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Would You Freeze?
A few recent Hollywood films showed people instantly freezing solid when exposed to vacuum. In one of these, the scientist character mentioned that the temperature was "minus 273"-- that is, absolute zero.
But in a practical sense, space doesn't really have a temperature-- you can't measure a temperature on a vacuum, something that isn't there. The residual molecules that do exist aren't enough to have much of any effect. Space isn't "cold," it isn't "hot", it really isn't anything.
What space is, though, is a very good insulator. (In fact, vacuum is the secret behind thermos bottles.) Astronauts tend to have more problem with overheating than keeping warm.
If you were exposed to space without a spacesuit, your skin would most feel slightly cool, due to water evaporating off you skin, leading to a small amount of evaporative cooling. But you wouldn't freeze solid!
Originally posted by kingsnake
Well when we are under immense pressure we are crushed. So on vacuum, where there's no pressure, we expand and break into smaller and smaller pieces until our body fluids and solid remains find a low energy state and occupy a large portion of space. If a human was put on a container, then it would occupy it and stop expanding, creating an atmosphere and thus pressure. If a human is ejected into space it would just keep spraying away.
Tool equals great music, though.
[edit on 29/10/2008 by kingsnake]
Originally posted by schism85
That is a great answer. I could see that happening. I thought maybe we would just eventually be broken down into molecules, considering all the water vapor would just seep right out of us, we would swell up and the ebullism would tear apart our skin and maybe eventually we would just turn to tiny little particles. Just a guess.
Some degree of consciousness will probably be retained for 9 to 11 seconds (see chapter 2 under Hypoxia). In rapid sequence thereafter, paralysis will be followed by generalized convulsions and paralysis once again. During this time, water vapor will form rapidly in the soft tissues and somewhat less rapidly in the venous blood. This evolution of water vapor will cause marked swelling of the body to perhaps twice its normal volume unless it is restrained by a pressure suit.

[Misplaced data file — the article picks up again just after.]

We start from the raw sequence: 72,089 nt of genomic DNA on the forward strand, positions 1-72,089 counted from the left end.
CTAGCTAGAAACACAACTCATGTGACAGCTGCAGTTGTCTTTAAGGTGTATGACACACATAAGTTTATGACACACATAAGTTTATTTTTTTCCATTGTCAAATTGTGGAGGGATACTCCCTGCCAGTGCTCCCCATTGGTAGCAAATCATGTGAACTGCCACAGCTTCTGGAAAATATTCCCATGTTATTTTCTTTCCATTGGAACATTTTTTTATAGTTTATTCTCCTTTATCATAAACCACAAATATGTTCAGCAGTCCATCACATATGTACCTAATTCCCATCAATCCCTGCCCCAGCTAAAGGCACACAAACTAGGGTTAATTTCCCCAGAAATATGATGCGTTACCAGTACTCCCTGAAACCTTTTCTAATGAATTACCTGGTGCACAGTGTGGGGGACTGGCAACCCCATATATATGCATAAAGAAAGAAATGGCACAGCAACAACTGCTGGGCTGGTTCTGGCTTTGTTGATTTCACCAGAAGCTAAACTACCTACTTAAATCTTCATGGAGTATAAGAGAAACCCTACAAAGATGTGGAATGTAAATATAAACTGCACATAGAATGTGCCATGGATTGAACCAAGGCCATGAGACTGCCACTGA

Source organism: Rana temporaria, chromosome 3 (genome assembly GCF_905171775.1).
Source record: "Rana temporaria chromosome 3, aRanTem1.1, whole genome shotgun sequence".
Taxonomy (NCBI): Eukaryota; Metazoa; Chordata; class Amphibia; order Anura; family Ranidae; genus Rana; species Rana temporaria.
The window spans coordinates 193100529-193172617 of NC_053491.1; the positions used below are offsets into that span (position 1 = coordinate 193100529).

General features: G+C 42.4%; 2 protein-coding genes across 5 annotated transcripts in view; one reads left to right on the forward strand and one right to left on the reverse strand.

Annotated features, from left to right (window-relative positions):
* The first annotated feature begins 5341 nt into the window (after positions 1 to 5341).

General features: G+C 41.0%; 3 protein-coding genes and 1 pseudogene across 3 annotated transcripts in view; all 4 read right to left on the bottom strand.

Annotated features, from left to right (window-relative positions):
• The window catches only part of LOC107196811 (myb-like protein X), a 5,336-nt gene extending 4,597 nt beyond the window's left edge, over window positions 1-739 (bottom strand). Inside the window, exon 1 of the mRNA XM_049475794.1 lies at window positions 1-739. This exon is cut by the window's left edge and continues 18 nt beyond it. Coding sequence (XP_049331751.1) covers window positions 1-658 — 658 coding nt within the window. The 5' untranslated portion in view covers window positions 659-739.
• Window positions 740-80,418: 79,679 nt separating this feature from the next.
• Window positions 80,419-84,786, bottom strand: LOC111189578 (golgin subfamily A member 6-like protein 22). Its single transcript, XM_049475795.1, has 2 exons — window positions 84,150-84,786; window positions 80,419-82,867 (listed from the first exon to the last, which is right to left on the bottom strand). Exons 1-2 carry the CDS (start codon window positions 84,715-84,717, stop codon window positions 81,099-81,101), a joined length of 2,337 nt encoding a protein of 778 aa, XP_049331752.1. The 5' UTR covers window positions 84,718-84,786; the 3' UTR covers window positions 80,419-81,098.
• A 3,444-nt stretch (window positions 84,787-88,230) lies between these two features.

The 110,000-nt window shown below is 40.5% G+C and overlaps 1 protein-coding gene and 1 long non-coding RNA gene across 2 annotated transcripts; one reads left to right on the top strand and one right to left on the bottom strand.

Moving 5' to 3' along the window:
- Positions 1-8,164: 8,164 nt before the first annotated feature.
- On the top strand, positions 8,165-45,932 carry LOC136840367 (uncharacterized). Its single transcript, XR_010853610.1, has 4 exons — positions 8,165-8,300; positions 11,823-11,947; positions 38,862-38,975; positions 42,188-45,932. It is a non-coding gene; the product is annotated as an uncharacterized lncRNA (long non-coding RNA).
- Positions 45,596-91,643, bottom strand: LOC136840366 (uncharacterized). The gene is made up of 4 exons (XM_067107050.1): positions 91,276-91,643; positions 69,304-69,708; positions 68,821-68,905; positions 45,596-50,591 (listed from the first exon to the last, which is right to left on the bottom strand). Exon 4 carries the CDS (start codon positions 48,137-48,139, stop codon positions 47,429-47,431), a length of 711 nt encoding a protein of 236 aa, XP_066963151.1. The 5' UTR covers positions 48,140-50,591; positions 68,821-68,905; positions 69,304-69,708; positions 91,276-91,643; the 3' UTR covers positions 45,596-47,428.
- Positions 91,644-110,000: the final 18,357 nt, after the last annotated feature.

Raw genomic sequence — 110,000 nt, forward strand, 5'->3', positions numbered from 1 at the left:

The key concerns for a human without protective clothing beyond Earth’s atmosphere are the following, listed roughly in the ascending order of mortal significance: ebullism, hypoxia, hypocapnia, decompression sickness, extreme temperature variations and cellular mutation and destruction from high energy photons and (sub-atomic) particles.
Symptoms of ebullism include bubbles in the membranes of the mouth and eyes, swelling of the skin, and bubbles in the blood. Blood circulation and breathing may be impaired or stopped. The brain tissue may be starved of oxygen because of blockage of arteries, and the lungs may swell and hemorrhage. Death results unless recompression is rapid enough to reduce the bubbles before tissue damage occurs
Originally posted by schism85
my question to you, is what happens after the 2 minutes? What happens to the remains, if no one is around to pull you back in?
[edit on 29-10-2008 by schism85]